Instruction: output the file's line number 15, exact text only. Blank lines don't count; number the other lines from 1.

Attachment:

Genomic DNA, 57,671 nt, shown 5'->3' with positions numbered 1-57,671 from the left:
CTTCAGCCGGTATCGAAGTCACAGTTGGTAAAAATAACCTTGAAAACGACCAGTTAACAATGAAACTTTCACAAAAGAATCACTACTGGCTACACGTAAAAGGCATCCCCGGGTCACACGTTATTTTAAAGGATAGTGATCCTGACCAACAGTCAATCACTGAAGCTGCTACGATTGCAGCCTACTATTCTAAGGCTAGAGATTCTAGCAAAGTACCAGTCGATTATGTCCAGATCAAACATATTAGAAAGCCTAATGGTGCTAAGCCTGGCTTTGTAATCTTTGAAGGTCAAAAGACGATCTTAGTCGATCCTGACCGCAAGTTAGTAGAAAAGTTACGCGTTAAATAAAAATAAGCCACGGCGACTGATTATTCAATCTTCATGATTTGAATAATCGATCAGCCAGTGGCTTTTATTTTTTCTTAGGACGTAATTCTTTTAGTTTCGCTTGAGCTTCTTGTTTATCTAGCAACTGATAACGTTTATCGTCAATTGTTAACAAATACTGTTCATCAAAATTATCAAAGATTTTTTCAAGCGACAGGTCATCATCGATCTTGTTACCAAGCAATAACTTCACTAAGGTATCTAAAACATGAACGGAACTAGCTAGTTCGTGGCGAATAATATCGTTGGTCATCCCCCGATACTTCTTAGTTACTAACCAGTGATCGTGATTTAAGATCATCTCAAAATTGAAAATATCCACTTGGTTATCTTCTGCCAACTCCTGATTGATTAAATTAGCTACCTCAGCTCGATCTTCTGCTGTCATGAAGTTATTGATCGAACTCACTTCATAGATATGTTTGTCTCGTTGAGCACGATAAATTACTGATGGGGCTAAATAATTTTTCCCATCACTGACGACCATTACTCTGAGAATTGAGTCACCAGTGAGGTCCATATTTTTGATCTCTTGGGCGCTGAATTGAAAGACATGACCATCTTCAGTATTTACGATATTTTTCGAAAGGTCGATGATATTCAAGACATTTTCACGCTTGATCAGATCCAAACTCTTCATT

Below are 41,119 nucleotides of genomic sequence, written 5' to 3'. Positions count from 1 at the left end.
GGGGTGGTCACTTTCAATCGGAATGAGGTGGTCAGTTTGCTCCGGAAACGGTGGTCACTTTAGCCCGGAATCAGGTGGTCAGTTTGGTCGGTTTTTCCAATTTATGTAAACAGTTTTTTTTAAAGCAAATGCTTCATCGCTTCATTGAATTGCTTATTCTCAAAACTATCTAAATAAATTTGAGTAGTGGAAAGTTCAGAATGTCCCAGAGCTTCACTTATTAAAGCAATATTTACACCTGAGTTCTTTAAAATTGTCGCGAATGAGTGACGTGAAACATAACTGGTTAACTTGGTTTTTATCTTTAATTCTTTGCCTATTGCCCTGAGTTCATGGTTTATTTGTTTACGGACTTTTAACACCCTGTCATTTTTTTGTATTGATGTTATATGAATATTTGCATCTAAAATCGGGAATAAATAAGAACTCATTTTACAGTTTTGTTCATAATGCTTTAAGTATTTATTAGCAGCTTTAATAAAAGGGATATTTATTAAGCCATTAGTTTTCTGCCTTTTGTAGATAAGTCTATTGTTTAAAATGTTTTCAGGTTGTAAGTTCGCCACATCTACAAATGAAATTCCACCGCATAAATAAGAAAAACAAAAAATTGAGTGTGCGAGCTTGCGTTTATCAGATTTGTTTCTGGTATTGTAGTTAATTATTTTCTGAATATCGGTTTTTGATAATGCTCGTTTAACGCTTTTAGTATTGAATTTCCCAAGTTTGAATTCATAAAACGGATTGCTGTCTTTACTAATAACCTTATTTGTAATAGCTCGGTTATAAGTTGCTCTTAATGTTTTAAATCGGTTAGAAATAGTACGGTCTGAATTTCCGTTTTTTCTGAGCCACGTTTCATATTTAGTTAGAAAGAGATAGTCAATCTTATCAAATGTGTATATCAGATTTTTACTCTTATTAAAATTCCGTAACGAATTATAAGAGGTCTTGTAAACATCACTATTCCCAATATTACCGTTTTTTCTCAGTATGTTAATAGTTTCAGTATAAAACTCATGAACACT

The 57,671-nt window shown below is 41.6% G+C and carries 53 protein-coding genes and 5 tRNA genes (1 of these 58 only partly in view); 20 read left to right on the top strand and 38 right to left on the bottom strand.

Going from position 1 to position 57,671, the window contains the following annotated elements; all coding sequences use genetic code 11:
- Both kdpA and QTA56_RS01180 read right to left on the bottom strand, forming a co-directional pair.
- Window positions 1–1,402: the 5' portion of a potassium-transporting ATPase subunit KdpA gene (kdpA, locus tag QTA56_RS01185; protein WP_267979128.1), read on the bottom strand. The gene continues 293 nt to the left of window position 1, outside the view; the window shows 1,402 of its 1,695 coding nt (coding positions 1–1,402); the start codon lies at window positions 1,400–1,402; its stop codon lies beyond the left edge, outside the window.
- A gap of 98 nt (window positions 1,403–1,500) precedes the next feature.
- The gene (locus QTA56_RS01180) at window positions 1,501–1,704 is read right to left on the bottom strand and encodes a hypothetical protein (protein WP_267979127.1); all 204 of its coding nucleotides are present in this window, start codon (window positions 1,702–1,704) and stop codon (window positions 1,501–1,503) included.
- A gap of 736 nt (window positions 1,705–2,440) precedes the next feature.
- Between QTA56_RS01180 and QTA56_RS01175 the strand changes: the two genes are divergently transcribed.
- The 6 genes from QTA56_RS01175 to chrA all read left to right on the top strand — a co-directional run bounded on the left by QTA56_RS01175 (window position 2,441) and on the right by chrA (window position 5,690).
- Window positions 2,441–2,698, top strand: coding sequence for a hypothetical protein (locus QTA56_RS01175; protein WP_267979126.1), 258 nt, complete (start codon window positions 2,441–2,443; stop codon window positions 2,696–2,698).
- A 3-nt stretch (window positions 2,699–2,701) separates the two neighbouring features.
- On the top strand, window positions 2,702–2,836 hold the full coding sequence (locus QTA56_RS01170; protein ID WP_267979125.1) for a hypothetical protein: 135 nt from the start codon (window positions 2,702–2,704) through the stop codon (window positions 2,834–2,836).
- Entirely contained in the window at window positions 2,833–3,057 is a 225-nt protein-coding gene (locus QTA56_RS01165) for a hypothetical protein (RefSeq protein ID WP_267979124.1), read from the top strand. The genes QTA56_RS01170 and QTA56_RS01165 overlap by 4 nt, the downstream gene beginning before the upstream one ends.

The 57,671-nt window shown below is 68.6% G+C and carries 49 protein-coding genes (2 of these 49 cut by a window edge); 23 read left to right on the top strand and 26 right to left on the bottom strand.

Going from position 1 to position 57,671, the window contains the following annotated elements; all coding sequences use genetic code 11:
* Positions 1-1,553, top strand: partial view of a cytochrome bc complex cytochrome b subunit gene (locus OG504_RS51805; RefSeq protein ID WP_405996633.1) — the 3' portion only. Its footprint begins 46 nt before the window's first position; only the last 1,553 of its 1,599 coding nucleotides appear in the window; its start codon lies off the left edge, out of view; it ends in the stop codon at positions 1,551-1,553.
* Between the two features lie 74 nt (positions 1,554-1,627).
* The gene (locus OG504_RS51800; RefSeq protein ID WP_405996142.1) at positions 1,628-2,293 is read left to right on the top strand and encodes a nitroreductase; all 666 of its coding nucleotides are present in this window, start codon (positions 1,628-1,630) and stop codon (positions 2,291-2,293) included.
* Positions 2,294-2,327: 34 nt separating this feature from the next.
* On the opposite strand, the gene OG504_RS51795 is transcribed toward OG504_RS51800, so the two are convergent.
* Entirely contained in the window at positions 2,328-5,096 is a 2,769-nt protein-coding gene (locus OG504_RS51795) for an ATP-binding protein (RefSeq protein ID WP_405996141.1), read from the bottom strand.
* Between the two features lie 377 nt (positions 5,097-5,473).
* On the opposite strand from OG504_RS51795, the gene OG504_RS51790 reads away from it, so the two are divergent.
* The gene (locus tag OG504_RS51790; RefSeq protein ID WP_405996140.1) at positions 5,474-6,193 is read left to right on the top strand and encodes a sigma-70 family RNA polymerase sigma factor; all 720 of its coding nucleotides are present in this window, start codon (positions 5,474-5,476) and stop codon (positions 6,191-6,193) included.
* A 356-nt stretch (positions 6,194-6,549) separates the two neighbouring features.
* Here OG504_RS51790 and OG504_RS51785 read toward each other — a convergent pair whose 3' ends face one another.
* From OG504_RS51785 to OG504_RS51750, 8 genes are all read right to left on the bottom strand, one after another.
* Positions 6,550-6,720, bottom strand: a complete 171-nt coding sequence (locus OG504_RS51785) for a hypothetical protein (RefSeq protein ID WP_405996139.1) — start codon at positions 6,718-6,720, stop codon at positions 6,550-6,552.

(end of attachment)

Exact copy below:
- A 3-nt stretch (window positions 2,699–2,701) separates the two neighbouring features.